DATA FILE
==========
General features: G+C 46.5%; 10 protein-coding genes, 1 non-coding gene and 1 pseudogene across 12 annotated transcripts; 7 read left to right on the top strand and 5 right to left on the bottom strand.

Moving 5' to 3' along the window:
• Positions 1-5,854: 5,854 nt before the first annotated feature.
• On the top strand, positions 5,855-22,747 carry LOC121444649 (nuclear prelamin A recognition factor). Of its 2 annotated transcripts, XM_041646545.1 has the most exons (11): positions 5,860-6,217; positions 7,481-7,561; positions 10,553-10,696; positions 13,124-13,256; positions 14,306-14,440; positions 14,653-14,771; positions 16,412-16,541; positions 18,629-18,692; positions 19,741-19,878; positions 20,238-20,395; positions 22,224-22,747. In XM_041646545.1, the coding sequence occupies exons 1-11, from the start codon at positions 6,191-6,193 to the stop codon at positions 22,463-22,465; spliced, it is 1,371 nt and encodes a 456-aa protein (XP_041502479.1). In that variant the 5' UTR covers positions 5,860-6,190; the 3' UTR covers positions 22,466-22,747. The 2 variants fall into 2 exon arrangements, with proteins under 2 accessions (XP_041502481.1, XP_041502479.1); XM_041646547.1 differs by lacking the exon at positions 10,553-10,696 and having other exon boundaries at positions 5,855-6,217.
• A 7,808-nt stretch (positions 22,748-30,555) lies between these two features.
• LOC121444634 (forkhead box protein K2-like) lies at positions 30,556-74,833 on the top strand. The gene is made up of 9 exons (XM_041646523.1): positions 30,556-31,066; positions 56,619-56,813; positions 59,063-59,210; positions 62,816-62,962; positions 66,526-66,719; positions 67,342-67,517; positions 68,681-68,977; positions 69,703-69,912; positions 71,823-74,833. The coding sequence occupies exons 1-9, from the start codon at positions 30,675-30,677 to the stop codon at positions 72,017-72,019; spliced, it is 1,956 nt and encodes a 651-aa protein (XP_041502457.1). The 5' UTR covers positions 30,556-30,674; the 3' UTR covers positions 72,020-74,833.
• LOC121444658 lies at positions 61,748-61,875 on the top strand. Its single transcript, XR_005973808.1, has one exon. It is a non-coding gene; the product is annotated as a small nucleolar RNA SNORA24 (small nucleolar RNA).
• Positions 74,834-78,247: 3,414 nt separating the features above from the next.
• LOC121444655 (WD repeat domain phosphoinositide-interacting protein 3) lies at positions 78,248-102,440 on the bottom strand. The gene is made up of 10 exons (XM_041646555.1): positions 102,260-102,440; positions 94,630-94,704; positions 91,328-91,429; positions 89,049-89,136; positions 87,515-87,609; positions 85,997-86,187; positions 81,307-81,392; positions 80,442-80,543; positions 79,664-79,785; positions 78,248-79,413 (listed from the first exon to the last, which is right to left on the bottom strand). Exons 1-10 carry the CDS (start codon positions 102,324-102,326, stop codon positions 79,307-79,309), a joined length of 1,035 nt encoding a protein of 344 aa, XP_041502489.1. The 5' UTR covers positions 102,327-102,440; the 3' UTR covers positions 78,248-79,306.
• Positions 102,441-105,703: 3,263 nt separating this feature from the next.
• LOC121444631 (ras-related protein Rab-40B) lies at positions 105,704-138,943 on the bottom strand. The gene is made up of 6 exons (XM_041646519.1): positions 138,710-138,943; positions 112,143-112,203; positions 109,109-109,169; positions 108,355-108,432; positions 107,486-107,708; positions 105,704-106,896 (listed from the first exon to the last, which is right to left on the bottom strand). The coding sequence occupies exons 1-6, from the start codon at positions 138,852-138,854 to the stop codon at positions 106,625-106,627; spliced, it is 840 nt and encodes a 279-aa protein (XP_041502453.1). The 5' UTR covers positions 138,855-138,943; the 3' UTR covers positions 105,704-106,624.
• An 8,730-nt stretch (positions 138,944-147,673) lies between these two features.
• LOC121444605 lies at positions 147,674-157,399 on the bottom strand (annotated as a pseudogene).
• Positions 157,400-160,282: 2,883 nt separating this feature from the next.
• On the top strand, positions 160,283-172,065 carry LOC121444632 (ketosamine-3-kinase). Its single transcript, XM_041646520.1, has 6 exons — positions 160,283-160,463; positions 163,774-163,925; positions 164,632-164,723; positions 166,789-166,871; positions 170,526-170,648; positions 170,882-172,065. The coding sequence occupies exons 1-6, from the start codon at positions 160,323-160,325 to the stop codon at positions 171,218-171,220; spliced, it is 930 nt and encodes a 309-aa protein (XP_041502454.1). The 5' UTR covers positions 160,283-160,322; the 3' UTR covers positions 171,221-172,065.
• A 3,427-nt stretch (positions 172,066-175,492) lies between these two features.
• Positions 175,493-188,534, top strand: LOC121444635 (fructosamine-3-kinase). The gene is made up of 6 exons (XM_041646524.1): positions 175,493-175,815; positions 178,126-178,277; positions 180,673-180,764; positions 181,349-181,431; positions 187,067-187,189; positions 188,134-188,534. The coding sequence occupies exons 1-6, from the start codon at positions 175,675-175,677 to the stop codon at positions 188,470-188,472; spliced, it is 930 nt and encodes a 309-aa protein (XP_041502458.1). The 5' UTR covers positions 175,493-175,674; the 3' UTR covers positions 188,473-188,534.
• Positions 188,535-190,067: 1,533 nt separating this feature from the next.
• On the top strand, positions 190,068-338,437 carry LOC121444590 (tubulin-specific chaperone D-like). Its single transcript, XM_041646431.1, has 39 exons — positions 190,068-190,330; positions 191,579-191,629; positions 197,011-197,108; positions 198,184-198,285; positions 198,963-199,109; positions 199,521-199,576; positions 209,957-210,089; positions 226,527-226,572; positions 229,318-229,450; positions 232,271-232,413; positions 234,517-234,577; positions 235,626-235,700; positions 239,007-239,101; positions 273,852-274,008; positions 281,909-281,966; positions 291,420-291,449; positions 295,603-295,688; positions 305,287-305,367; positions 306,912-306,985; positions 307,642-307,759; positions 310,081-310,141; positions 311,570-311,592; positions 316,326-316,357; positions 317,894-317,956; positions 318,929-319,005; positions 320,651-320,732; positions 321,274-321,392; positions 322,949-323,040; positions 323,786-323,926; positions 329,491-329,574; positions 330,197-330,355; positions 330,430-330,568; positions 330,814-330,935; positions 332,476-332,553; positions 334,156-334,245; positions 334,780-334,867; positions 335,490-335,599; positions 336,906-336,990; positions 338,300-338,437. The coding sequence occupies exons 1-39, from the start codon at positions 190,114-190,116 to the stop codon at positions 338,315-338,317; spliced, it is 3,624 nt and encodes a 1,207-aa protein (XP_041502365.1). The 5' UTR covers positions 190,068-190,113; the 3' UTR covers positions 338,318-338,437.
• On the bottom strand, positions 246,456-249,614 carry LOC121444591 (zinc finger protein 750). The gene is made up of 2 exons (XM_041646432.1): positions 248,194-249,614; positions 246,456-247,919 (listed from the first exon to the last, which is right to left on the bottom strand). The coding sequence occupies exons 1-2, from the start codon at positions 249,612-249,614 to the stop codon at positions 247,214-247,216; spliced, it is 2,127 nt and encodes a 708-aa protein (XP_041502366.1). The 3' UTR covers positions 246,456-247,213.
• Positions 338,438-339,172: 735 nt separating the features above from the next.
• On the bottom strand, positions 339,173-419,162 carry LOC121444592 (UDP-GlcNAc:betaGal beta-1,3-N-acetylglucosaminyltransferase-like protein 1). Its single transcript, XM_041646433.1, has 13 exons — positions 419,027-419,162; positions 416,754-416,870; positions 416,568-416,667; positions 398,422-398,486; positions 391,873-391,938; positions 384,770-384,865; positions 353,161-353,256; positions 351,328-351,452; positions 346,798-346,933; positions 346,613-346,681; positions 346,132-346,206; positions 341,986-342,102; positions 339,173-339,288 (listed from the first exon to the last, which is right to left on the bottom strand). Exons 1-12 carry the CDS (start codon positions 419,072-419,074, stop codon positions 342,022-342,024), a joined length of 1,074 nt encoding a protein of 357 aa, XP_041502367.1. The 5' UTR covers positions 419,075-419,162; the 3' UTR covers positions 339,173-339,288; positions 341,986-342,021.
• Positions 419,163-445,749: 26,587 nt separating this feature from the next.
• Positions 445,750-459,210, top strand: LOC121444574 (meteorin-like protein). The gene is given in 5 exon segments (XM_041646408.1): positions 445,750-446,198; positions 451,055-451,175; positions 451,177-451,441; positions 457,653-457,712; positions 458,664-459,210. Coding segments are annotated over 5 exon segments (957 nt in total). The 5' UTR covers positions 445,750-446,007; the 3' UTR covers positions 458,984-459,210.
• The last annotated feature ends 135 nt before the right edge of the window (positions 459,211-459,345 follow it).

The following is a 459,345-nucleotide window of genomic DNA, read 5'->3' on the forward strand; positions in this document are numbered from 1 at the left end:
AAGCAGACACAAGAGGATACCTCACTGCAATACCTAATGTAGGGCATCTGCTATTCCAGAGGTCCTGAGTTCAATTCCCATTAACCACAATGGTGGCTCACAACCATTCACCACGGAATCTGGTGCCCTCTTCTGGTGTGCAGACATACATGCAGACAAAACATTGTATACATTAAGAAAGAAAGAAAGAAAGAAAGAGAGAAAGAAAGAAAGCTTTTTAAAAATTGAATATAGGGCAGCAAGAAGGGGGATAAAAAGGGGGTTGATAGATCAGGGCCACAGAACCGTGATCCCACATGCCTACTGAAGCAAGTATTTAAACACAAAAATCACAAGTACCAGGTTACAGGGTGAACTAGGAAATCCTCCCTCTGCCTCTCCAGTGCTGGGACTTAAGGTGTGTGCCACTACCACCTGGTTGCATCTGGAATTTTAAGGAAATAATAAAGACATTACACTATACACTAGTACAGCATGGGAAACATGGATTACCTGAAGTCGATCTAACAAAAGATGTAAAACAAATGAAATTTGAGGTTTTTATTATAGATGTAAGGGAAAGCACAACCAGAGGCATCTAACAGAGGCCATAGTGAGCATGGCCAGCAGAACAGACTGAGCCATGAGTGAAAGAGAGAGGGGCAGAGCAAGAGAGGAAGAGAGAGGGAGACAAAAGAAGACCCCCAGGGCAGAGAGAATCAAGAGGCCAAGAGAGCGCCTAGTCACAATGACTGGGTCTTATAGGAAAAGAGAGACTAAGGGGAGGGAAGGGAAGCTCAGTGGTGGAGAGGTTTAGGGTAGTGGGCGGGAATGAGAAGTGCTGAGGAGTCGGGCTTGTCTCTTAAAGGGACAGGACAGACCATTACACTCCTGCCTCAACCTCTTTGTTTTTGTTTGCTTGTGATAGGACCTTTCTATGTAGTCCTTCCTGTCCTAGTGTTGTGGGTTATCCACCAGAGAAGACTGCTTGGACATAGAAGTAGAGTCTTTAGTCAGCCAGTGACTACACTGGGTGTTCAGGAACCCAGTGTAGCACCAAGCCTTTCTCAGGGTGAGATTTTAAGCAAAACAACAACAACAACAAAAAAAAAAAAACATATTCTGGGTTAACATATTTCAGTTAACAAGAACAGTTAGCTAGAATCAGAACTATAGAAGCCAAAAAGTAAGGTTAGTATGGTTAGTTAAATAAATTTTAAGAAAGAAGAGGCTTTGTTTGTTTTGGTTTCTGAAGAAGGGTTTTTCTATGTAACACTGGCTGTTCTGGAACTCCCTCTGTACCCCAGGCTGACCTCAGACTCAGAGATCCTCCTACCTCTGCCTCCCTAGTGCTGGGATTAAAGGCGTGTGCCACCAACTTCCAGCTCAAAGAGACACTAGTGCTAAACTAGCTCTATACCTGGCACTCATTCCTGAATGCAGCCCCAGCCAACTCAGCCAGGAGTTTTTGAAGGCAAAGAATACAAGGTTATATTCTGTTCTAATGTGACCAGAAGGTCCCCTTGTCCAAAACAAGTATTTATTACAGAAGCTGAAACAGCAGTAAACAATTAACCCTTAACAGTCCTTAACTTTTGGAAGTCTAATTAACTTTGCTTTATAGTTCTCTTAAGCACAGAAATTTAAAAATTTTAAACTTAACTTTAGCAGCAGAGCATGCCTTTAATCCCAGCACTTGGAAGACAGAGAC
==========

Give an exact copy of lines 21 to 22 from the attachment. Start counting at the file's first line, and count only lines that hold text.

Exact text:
• Positions 338,438-339,172: 735 nt separating the features above from the next.
• On the bottom strand, positions 339,173-419,162 carry LOC121444592 (UDP-GlcNAc:betaGal beta-1,3-N-acetylglucosaminyltransferase-like protein 1). Its single transcript, XM_041646433.1, has 13 exons — positions 419,027-419,162; positions 416,754-416,870; positions 416,568-416,667; positions 398,422-398,486; positions 391,873-391,938; positions 384,770-384,865; positions 353,161-353,256; positions 351,328-351,452; positions 346,798-346,933; positions 346,613-346,681; positions 346,132-346,206; positions 341,986-342,102; positions 339,173-339,288 (listed from the first exon to the last, which is right to left on the bottom strand). Exons 1-12 carry the CDS (start codon positions 419,072-419,074, stop codon positions 342,022-342,024), a joined length of 1,074 nt encoding a protein of 357 aa, XP_041502367.1. The 5' UTR covers positions 419,075-419,162; the 3' UTR covers positions 339,173-339,288; positions 341,986-342,021.